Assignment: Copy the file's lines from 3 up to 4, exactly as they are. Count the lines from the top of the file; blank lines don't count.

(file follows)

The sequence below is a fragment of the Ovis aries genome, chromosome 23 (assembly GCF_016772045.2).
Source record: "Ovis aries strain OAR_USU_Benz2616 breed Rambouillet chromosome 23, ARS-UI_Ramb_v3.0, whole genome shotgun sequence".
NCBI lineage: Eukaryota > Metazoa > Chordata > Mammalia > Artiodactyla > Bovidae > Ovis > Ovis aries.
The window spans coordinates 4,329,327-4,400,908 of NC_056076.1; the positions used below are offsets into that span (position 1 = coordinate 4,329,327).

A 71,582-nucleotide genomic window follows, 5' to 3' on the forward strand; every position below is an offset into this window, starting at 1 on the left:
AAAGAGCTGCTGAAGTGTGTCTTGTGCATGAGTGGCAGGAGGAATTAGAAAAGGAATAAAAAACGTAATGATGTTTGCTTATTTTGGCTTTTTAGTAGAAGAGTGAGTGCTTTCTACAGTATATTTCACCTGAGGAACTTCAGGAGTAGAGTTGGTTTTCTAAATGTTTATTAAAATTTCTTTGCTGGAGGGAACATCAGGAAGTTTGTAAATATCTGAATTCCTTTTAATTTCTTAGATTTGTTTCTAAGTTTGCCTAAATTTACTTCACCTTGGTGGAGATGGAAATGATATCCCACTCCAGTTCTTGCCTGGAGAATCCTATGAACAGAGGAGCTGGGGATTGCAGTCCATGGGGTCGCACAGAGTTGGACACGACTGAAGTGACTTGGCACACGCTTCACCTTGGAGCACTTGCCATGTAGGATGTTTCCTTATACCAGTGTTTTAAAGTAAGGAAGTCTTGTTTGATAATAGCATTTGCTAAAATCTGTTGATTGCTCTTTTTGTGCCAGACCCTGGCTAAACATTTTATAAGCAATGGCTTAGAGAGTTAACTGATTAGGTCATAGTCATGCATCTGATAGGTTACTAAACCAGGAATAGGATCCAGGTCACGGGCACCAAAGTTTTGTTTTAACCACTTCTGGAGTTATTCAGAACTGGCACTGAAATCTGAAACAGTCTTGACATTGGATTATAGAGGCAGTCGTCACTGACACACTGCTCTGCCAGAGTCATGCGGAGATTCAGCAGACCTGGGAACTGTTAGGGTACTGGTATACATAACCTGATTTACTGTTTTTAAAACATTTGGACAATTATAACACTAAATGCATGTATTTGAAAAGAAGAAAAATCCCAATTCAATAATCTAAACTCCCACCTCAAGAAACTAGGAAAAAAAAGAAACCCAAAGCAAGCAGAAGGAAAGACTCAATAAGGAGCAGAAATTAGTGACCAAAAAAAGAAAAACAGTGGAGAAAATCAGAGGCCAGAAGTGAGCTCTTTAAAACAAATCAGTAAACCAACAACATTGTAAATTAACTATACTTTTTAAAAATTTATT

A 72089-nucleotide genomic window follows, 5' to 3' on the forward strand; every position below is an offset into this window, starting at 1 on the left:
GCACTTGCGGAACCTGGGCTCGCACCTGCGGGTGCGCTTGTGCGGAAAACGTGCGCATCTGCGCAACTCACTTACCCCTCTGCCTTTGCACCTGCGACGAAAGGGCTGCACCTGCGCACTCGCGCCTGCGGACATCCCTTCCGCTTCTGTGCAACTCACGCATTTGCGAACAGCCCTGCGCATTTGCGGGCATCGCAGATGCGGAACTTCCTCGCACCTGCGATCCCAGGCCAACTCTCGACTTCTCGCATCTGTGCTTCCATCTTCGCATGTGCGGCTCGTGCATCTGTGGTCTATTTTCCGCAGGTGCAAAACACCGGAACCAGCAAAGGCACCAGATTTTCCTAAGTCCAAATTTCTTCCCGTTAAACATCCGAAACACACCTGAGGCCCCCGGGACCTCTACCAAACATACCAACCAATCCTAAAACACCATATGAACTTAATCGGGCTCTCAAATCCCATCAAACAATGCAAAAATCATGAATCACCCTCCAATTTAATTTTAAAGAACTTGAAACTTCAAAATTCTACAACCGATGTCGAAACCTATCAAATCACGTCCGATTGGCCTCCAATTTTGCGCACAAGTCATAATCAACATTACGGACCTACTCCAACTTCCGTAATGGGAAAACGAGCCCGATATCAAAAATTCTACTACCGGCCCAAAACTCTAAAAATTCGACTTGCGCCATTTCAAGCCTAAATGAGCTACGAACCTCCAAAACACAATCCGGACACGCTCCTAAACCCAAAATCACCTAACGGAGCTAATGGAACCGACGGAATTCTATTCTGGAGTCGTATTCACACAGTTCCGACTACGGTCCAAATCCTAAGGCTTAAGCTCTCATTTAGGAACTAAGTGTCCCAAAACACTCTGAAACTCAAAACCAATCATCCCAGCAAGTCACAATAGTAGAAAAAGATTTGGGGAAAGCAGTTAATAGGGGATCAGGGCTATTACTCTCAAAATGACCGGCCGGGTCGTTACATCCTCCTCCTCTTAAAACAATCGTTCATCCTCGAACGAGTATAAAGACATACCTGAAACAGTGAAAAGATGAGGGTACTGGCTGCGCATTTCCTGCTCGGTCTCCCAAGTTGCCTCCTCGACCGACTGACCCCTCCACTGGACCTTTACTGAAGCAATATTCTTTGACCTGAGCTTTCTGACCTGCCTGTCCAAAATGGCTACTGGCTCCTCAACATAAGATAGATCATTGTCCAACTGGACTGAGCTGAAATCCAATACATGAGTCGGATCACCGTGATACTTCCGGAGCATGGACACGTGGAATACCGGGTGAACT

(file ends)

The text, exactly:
NCBI lineage: Eukaryota > Metazoa > Chordata > Mammalia > Artiodactyla > Bovidae > Ovis > Ovis aries.
The window spans coordinates 4,329,327-4,400,908 of NC_056076.1; the positions used below are offsets into that span (position 1 = coordinate 4,329,327).